Thursday, December 27, 2012

Things I Love Thursday


I love teachers!

Especially teachers who share the joy of reading with students with such infectious energy and fun as third grade teacher, Mrs. Maiese.

And how in the world could I NOT love her for writing me the following letter:

Hello there from Titus Elementary School in Warrington, PA!

My class and I have just finished reading Popeye and Elvis (which is a ritual for my classroom each year).  The kids have named your book their favorite book of. all. time.  Any time I picked up your book to read, you could absolutely hear a pin drop… if it weren’t for the slurping sounds of them drinking Yoo-Hoo J

In appreciation for you and your book, we would like to send you something via snail mail.  Is it possible to get a mailing address to which we can send you something?

Thank you so much for inspiring a love for reading, writing, suspense, and Yoo-Hoo!

We appreciate your time.  You are a celebrity to us all.

Happiest of holidays to you,

Mrs. Jillian Maiese
Third Grade

And then, as if I didn't love her enough, she added this to a follow-up email:

My former students loved your book so much they still talk about it.  Whenever I have to leave any former student a note of some kind, I always attach a box of Yoo-Hoo to it.  It’s just created so many fun and meaningful ways to communicate with my kids. 

Thank you, Mrs. Maiese, for encouraging readers like these:

Mrs. Maiese's third grade readers

I love teachers.

I love kids.

Thursday, December 20, 2012

Things I Love Thursday

This ratty old thing I'm wearing is called a blanket cardigan.
I got it from Eddie Bauer a million trillion years ago.

I really do love it.
It's sort of like a cross between, um, a blanket and a cardigan.
It's warm and cozy.
(Don't worry, I never wear it out of the house.)

Tuesday, December 18, 2012

Writing Tip Tuesday

The ending of your story is critical.


But what I mean by "the ending" doesn't mean just the end of the storyline.

I mean the feeling the ending leaves the reader with.

That feeling is critical.



How do you want your reader to feel after reading the final page of your book?

One thing that contributes to the feeling left by the ending is whether or not the reader is left with a memory of how the story evolved.

That is often accomplished by providing a connection to the beginning of the story, even at the end.

Does that make sense?

I'm going to offer up a personal example that may seem rather trite, but to me, it is a good example of reconnecting the reader to earlier parts of the story at the end and, thus, producing a satisfied feeling that encapsulates the story as a whole.

In my novel (The Small Adventure of Popeye and Elvis), the two main characters discover boats made from Yoohoo cartons floating down a creek. Inside the boats are notes written on strips of paper and folded.

The boys excitedly open the notes:

Three times.

This is repeated several times in the story (for the first few notes).

At the end of the book, one of the boys is sending a boat and a note down the creek.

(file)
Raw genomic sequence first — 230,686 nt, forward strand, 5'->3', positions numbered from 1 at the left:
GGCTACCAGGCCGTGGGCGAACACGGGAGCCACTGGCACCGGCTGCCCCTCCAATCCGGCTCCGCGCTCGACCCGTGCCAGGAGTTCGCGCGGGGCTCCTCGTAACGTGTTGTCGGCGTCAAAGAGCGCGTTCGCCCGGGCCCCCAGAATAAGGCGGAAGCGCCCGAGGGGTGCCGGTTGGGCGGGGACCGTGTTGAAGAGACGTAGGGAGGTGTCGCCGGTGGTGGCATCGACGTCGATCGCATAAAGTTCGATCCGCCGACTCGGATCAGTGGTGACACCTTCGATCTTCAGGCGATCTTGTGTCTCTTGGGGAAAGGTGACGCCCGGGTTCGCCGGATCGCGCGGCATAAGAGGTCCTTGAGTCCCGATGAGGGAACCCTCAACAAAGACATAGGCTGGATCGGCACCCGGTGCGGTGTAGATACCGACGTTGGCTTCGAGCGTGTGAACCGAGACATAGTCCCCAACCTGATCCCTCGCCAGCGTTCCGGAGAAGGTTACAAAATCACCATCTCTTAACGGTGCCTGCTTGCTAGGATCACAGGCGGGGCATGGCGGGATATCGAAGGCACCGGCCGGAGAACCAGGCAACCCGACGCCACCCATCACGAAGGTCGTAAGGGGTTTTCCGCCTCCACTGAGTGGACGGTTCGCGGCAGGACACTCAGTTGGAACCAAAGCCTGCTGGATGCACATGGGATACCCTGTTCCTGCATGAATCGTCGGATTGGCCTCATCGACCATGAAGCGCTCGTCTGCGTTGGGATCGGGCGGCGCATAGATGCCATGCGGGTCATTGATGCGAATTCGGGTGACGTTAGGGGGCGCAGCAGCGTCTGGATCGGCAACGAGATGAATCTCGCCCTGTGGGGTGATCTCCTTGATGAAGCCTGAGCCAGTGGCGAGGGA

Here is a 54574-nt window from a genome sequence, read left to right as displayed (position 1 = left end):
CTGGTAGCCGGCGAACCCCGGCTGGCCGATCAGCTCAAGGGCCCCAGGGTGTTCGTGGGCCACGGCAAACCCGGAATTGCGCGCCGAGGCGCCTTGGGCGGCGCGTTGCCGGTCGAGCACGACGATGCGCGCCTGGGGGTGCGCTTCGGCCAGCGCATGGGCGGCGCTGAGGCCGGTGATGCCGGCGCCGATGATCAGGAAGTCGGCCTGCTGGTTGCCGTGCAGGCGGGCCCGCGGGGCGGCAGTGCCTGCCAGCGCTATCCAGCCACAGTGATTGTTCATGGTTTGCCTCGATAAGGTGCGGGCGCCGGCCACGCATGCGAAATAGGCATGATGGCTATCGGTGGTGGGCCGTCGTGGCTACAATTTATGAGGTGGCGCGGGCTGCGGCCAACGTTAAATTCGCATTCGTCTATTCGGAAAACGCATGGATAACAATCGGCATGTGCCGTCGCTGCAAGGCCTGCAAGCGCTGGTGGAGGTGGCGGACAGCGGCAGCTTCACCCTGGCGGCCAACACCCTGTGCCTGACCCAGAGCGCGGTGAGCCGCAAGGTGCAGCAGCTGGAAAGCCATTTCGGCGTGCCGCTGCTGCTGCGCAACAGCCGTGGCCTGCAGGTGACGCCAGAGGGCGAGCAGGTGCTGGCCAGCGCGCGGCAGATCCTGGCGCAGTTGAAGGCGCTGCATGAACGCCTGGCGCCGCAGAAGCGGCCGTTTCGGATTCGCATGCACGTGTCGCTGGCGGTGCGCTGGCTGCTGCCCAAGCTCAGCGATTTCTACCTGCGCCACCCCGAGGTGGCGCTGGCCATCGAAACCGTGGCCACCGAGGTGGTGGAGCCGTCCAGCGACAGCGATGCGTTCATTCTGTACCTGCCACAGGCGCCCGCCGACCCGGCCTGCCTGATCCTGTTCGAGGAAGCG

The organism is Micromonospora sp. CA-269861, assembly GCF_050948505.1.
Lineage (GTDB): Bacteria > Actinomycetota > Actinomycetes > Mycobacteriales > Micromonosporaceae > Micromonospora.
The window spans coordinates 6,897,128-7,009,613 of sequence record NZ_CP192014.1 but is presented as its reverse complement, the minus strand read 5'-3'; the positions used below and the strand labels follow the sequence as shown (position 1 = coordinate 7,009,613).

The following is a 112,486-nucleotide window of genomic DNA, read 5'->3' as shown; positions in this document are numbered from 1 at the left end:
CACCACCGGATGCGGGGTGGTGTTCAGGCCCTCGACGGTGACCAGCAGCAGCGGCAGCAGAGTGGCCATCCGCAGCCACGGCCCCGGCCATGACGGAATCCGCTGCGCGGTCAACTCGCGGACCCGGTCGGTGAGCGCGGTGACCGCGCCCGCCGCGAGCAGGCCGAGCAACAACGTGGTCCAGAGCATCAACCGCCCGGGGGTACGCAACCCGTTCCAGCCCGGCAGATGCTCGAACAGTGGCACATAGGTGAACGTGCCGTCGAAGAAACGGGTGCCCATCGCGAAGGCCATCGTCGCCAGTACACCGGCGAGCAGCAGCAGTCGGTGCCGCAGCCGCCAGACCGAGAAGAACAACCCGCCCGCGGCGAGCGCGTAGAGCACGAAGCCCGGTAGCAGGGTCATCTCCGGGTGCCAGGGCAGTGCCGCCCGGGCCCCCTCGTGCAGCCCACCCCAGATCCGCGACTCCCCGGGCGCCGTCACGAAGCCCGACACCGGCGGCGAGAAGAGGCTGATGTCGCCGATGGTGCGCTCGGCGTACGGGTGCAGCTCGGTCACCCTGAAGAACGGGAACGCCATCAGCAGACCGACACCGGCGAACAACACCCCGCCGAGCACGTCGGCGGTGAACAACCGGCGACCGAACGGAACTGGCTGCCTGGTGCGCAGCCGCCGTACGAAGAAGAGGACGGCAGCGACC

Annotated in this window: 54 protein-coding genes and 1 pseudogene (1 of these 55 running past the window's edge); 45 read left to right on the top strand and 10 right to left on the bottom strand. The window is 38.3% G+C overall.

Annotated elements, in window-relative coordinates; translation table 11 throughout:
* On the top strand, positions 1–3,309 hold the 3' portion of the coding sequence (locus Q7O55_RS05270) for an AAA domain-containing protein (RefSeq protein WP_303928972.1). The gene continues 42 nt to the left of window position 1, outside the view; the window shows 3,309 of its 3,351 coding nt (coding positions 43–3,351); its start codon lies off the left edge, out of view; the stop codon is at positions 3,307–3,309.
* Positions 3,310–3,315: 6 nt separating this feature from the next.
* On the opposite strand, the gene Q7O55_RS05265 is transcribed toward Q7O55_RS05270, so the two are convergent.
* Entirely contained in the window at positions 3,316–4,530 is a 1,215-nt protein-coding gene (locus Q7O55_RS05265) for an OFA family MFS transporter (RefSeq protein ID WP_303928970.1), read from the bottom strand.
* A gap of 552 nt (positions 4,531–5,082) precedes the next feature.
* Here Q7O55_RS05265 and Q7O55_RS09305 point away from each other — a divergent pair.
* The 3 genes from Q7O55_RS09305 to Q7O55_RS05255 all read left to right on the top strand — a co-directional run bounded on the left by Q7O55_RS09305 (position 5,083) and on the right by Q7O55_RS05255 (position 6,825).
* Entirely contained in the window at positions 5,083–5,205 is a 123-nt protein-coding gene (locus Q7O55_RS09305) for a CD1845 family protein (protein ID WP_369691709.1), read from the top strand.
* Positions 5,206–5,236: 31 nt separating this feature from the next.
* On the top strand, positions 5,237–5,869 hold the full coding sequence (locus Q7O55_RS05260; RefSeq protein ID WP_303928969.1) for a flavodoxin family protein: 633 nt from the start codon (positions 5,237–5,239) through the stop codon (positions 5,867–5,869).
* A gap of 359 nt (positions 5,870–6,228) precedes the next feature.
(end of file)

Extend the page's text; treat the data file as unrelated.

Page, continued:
My brilliant editor suggested that he fold it:

Three times.

(She refers to that as a "refrain." I love that!)

Well, DUH!

Of course that's what I needed to do.

That simple addition took the reader back to the beginning of the story in a wonderful, satisfying circle.

That addition left the reader with a memory of the early part of the story and, thus, an "aura" of the story as a whole, not just the end.

So I suggest that you might consider if there is any way to "bookend" an element of your story - to bring back at the end something important from the beginning - to give the reader a reminder of the evolution of your story - to connect the beginning and the end to leave the reader "full".

Just a thought....

Monday, December 17, 2012

Show, Don't Tell

I do a lot of school visits. I love to look at the signs, posters, art, etc., on the classroom walls. Naturally, I'm particularly interested in anything connected to writing. 
I was recently in a classroom that had these posters on the wall.

Do you think those students were good writers? (Answer: YOU BET!)


Friday, December 14, 2012

Dear Barbara O'Connor

Dear Barbara O'Connor

    Hi, my name is Sonia. I live in Montana and I love to read. I am 12 years old and love your books.  I read your book "Fame and Glory" and I loved it! It was a great book.  How did you get the idea for the cover? I'm wondering because the girl looks a lot like me

Well, guess what?

The girl on the cover DOES look like Sonia! Check it out:

 Thank you, Sonia, for sending your pictures! Bird would be delighted.

Thursday, December 13, 2012

Things I Love Thursday

I love my brilliant editor, Frances Foster.

18 years

10 books

Am I lucky or what?

Frances Foster (left) and me

You can read about 
The Fantastic Partnership of Barbara and Frances

You can read more about Frances

Wednesday, December 12, 2012

Tuesday, December 11, 2012

Writing Tip Tuesday

Author Wally Lamb says:

In writing, as in life, voice is crucial. Your voice has been honed by your family, your ethnic heritage, your neighborhood, and your education. It is the music of what you mean in the world.
Imitate no one.

Your uniqueness - your authenticity - is your strength.

Can I hear an AMEN, BROTHER?

Friday, December 7, 2012

Dear Barbara O'Connor

Dear Barbara O'Connor:

I liked when Georgina told Toby to shut up. I liked when Carmela cried her lungs out.

Thursday, December 6, 2012

Tuesday, December 4, 2012